10 Tips of Mastering Time Management as a Student

Effective time management will not only lead to success in achieving your goals, but also help you maintain your mental well-being. So, let’s learn more about it from the Ask a Tech Teacher team. Some of these tips you may already know, but others–never a bad time to save time. 

10 Tips of Mastering Time Management as a Student


Finding a proper balance between extracurricular activities, academics, social life, and personal interests can feel overwhelming.

And as human beings, most of us always want to make space for our loved ones too. However, unfortunately, we usually can’t achieve this because of not having enough time or not organizing our schedules properly. This is why effective time management is crucial for students.

It will not only lead to success and happiness in achieving your goals, but also help you maintain your mental well-being. So, let’s learn more about it.

1: Try Creating a Calendar

Avoid being taken off guard by a crucial assignment due in 48 hours (about 2 days) or a family dinner coinciding with your scheduled group study session.

Develop a schedule for yourself including all your upcoming deadlines, exams, social events and other commitments ahead of time to be prepared for what lies ahead.

Place your calendar somewhere visible, like in your planner or on the wall above your desk.

If you like using a digital calendar, be sure to look at it first thing daily to keep important events in your memory. As per an expert coursework service at Essay Tigers, if you want to improve efficiency, ensure it can be seamlessly integrated with your other tools, like email.

2: Set a Reminder

Once you have made your calendar, set up regular notifications to help you stay organized, like reminding yourself to finish a study guide early or arranging a group project meeting.

Understanding the overall importance of deadlines is crucial, but it is equally crucial to remain organized with the smaller tasks needed to meet those deadlines.

You have the option to schedule an alarm on your phone, jot it down in a physical planner, or set a reminder on your calendar. The reminders will ensure nothing gets overlooked on busy days.

Ensure that you have dedicated sufficient time to preparing for the important exam or completing the previous assignment. Effective time management involves preparing yourself for success in advance and equipping yourself with the necessary tools to confidently complete tasks.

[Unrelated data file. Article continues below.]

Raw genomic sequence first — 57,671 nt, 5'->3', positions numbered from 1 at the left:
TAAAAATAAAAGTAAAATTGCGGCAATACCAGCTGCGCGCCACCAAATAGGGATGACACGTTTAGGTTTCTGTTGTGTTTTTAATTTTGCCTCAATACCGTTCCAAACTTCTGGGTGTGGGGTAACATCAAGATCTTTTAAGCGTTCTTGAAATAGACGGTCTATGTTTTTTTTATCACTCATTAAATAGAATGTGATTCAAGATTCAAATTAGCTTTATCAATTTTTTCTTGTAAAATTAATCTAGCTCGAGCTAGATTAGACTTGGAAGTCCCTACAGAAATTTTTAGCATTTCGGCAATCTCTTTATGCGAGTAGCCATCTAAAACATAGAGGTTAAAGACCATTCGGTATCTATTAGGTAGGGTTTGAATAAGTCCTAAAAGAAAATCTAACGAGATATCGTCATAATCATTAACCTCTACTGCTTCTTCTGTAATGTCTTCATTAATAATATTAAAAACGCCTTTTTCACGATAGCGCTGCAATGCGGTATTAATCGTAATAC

3: Build a Proper Personalized Schedule

Every individual has a unique daily routine, so make sure that your timetable is suitable for your needs. After scheduling your regular commitments like classes and work shifts, make sure to include study sessions, extracurricular activities, chores, errands, and social events.

Take into account your own tempo. If you usually begin your day feeling energized, make sure to schedule your study or chores for that time.

If you experience a mid-afternoon slump, allow yourself to use that time to enjoy a guilt-free TV break or socialize with friends. Having a schedule that suits you can maximize your time.

Also, being aware of the specific day of the week for your laundry or intramural volleyball will prevent you from feeling overwhelmed.

4: Prioritize Your Tasks Efficiently

Sometimes, there are too many tasks to finish within a short time frame.

In times like these, be sure to take a few minutes to assess your most important responsibilities. Consider which deadlines are most urgent and consider your level of energy as well.

If you can complete simple tasks first, prioritize them over tasks requiring intense concentration. It could help alleviate stress by ticking off tasks from your list before feeling overwhelmed.

If you’re struggling to handle your schedule, consider what tasks you can postpone or turn down. If you really have to postpone a coffee date with friends to fit in one more study session before a challenging exam, they are likely to be understanding and encouraging.

5: Begin with Smaller Tasks and Break Up the Larger Ones

Feeling overwhelmed and discouraged is common when faced with a long list of tasks. Instead, you can choose to write it in a manner that will benefit you.

To expand on this idea, consider prioritizing simple and fundamental tasks at the beginning of your daily to-do list.

By finishing many little tasks, you gain traction and begin the day with a sense of achievement. If you have long tasks or assignments, break them down into smaller parts to complete in shorter increments of time throughout the week.